Archived Opinion

Long in the Toothwort

The common toothwort (left) and cut-leaved toothwort are related species of early spring flowers in the Southern Appalachians. Adam Bigelow photo The common toothwort (left) and cut-leaved toothwort are related species of early spring flowers in the Southern Appalachians. Adam Bigelow photo

There are three species of toothwort (Cardamine spp.) in the woods of Southern Appalachia, two of which are very common sights on spring wildflower walks. And one that is very rare, and uncommonly seen in the mountains.

Cut-leaved toothwort (Caardamine concatenata) is one of the true spring ephemerals, in that it emerges from the ground in early to mid-spring, makes leaves, produces flowers, gets pollinated, sets and releases seeds, and dies back to the ground, all in the span of a few short weeks. The rest of the year, there is no sign of this plant above the ground, as it lays dormant waiting for its time to bloom again next year.

The leaves of this species are small and wispy and are only found along the stem. These stem leaves are highly dissected, or cut, hence the name cut-leaved toothwort, and have three leaflets per leaf. There are no leaves at the base of the stem or lying along the ground. The flowers are most often white and hang downward, indicating that they are trying to attract pollinators that fly close to the ground or crawl along the ground. Sometimes the flowers of cut-leaved toothwort show up as pink. They are still the same species, just expressing genetic diversity within that species.

The common toothwort (Cardamine diphylla) has leaves along the ground that can be seen all year long. This species also has three leaflets that are much wider and fuller than its ephemeral cousin. Other names for this plant give away its leaf size (broad-leaved toothwort), its family relationship and edibility (turkey mustard) and the shape of its rhizome (crinkleroot). It also has leaves along the stem that resemble the ones found on the ground. The flowers are often smaller and squatter than those of cut-leaved toothwort and are starkly white.

There is a third species of toothwort in the mountains of North Carolina, although it is very rare here, and I’m not sure I’ve ever seen it. It is called slender toothwort (Cardamine angustata) and according to the Vascular Plants of North Carolina database, is much more common in the Piedmont bioregion than it is in the mountains.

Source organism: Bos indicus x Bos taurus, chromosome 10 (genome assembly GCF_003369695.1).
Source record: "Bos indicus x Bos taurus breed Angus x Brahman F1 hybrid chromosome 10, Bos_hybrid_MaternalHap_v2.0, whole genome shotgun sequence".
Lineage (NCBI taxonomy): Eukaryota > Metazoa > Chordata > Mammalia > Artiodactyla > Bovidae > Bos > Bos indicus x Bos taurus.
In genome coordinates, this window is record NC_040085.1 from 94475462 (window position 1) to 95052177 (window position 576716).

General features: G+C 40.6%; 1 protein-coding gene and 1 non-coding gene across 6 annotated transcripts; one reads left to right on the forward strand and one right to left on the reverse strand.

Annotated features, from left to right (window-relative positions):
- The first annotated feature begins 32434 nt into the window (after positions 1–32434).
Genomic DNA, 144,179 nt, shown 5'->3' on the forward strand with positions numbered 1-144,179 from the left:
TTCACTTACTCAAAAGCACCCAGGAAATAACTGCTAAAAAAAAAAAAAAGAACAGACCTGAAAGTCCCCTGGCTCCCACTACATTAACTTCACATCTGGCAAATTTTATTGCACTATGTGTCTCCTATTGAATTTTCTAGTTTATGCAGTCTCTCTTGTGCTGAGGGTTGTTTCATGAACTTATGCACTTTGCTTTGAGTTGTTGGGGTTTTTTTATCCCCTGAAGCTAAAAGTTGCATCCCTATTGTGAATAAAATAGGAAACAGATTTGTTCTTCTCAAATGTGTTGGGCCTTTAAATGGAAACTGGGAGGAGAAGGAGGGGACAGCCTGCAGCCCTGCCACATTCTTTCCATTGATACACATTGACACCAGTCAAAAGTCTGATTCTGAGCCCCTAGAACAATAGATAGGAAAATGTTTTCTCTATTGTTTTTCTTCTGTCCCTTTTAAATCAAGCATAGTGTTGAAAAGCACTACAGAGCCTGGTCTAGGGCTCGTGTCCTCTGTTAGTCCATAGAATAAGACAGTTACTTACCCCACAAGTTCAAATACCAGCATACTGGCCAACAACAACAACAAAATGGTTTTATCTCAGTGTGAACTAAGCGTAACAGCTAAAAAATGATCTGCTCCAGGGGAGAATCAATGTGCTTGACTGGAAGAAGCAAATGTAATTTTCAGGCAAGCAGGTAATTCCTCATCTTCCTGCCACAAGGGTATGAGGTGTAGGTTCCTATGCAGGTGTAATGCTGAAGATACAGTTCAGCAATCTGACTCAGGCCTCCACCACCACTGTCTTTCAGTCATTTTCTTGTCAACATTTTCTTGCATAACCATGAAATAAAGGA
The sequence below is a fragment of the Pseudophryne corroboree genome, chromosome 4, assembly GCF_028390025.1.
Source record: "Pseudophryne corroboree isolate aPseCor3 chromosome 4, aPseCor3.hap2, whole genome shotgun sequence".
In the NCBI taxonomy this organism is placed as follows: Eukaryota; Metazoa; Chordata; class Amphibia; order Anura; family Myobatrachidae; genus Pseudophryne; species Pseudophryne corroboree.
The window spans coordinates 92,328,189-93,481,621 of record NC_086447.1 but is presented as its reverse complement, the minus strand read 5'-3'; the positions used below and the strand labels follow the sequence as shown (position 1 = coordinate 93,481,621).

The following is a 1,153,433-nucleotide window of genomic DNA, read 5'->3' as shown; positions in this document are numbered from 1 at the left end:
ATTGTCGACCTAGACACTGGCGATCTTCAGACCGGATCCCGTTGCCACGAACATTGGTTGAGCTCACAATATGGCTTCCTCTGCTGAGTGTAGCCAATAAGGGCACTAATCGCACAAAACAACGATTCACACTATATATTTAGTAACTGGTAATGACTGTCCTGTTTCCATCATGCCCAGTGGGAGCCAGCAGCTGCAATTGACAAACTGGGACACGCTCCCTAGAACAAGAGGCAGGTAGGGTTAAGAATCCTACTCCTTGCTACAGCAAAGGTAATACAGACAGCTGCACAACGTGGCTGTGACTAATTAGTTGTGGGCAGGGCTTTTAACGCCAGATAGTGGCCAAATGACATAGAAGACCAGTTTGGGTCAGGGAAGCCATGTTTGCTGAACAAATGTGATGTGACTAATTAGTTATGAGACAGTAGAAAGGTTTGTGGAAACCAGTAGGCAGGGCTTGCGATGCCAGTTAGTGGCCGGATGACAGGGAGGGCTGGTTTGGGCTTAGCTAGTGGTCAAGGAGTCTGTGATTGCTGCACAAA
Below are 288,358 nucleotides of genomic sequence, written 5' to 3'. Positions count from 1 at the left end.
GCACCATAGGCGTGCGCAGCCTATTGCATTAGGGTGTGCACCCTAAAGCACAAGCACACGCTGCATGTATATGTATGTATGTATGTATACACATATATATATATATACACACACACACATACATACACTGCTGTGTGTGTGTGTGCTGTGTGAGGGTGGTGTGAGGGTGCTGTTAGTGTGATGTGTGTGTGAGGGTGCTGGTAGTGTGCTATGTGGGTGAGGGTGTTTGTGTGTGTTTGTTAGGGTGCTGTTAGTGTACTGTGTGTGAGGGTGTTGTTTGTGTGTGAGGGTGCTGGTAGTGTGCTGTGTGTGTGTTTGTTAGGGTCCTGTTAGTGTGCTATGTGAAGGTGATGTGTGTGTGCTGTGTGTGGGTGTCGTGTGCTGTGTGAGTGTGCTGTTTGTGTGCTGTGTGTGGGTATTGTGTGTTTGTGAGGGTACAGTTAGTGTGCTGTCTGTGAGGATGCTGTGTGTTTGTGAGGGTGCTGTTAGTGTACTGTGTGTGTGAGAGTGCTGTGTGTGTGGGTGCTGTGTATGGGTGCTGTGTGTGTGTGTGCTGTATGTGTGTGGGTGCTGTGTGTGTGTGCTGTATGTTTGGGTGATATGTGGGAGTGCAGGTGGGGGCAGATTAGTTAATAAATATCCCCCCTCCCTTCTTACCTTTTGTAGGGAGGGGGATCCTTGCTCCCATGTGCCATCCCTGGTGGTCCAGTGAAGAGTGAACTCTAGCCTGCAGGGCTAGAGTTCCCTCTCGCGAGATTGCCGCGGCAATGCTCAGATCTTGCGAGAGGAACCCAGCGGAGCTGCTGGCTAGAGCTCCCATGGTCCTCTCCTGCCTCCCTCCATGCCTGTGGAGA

Toothworts got their names based on the resemblance of the rhizome root to the teeth of a saw blade. The flowers also look similar to a pulled tooth, roots and all. And, based on the old Doctrine of Signatures  — the idea that a plant part’s resemblance to a body part, secretion or ailment indicates how it can be used medicinally — these toothy resemblances indicated that this plant could have a use to help with toothaches. And it turns out that they do. I have used the rhizome of common toothwort to temporarily relieve tooth pain while waiting to see the dentist.

Toothwort roots have anti-inflammatory and anti-bacterial properties. And when you have a toothache, it is usually due to some food that gets caught in a cavity, which then grows bacteria that causes the gums around the area to inflame, putting pressure on the nerve and causing untold pain. And I’m not sure why this is, but toothaches always seem to begin on a Friday afternoon when the dentist is already out golfing for the weekend. And you have to suffer all weekend long before you can even make an appointment, let alone get in to see the dentist and find relief.

It is then that I recommend looking for the leaves of common toothwort, and if you have permission or own the property where you found them, dig up a plant to find the saw-toothed rhizome. Wash it off, and then gently chew up a piece, place it in the cavity of the inflamed and offending tooth, and find relief. This will help reduce the gum swelling, help reduce the population of bacteria growing there, and therefore help reduce the pain until you can get yourself to the dentist’s chair.

(Adam Bigelow lives in Cullowhee and leads weekly wildflower walks most Fridays, and offers consultations and private group tours through Bigelow’s Botanical Excursions. This email address is being protected from spambots. You need JavaScript enabled to view it..)

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